ALAPAYEVSK, Russia (Reuters) - Tourists curious about Russia's imperial past can now ride on a special train running through the Ural mountains along the route travelled by some members of the royal family before their execution in 1918.
The train making the three-hour journey between Yekaterinburg and Alapayevsk is equipped with a royal family-themed wagon where tourists can try on clothing similar to that worn by Russian nobility in the early 20th century.
Upon arriving in the town, tourists are taken by bus to places of importance in the lives of the royal family members who were killed there.
"On the night of July 18, 1918, eight people were thrown in here alive," priest Father Serafim said, pointing to a snow-covered mineshaft. "These included Grand Duchess Elizaveta Fyodorovna (Romanova)".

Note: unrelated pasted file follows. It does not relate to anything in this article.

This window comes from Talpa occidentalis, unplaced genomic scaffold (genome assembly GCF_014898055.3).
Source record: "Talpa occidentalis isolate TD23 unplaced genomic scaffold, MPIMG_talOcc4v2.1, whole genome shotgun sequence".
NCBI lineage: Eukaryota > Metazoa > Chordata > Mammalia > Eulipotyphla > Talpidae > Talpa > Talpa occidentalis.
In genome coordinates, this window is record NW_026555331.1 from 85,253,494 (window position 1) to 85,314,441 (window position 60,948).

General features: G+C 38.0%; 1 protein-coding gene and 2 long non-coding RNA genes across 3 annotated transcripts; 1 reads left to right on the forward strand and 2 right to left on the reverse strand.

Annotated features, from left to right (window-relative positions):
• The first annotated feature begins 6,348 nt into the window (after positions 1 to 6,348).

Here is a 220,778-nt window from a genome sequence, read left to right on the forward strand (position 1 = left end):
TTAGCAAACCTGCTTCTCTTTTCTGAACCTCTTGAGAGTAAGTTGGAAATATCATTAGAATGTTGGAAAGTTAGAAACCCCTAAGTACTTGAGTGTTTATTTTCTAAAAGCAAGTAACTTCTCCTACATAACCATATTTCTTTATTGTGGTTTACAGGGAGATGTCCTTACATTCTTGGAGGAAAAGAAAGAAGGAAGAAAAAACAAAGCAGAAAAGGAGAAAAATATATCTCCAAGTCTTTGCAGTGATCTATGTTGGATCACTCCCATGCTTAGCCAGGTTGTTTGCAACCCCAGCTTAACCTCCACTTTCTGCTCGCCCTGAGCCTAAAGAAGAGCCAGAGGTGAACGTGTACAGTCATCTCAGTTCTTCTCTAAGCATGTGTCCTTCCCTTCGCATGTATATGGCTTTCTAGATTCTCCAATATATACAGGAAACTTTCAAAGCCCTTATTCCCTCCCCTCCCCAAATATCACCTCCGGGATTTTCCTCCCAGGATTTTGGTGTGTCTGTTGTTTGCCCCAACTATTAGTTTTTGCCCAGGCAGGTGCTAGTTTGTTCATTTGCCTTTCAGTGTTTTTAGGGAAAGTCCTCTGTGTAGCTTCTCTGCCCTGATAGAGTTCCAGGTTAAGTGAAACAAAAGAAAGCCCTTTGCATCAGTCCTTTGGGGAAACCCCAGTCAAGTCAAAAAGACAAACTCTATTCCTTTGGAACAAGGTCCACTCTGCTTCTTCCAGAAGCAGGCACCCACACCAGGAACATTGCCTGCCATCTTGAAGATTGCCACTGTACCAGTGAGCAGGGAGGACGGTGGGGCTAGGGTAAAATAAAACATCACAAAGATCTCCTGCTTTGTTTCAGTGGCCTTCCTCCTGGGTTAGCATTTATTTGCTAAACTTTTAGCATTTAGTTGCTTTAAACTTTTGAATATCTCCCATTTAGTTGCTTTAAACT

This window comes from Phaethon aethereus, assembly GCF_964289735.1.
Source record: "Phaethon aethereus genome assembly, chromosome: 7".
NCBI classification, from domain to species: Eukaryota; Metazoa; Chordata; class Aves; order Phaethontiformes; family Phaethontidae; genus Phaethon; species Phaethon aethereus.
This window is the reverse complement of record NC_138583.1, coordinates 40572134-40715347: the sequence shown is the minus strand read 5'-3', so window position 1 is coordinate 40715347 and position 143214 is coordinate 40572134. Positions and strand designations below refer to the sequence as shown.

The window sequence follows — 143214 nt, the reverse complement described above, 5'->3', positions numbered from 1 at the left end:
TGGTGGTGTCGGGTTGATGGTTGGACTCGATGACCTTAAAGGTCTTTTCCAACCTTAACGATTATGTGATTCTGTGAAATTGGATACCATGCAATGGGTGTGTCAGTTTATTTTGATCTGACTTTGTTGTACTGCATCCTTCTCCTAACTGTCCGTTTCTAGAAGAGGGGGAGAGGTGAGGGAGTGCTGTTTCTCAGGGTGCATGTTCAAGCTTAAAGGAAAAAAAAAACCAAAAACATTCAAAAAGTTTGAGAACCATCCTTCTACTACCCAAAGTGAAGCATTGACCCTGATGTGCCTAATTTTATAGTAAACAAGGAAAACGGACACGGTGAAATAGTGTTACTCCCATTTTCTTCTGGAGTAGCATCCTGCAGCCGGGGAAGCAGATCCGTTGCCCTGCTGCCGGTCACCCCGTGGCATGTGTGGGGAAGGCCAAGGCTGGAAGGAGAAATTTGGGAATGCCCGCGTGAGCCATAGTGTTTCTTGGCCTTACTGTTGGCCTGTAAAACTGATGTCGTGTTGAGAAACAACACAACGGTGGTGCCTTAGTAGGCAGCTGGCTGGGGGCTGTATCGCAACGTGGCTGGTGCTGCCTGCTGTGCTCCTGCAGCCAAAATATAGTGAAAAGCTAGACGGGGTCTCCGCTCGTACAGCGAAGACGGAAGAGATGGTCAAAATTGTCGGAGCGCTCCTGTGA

Czar Nicholas II, his wife and five children were killed by a Bolshevik revolutionary firing squad in 1918 in the cellar of a merchant's house in Yekaterinburg, about 1,450 km (900 miles) east of Moscow. Their bodies were recovered in the forest outside the city.
A church in Yekaterinburg was later built on the spot where they were murdered.
A day after the Romanovs' execution, the Bolsheviks beat up members of the extended royal family and threw them down a mineshaft in Alapayevsk, northeast of Yekaterinburg.
Russia's Orthodox Church canonised Nicholas II in 2000, after he had been portrayed as a weak leader by Soviet authorities. The Church decided that he and his family had died as martyrs when they were executed by an atheist Bolshevik firing squad.
Sponsored by regional authorities, the train made its first trip on Saturday.
(Reporting by Alexander Pugachev and Anastasia Adasheva; Writing by Gabrielle Tétrault-Farber; Editing by Angus MacSwan)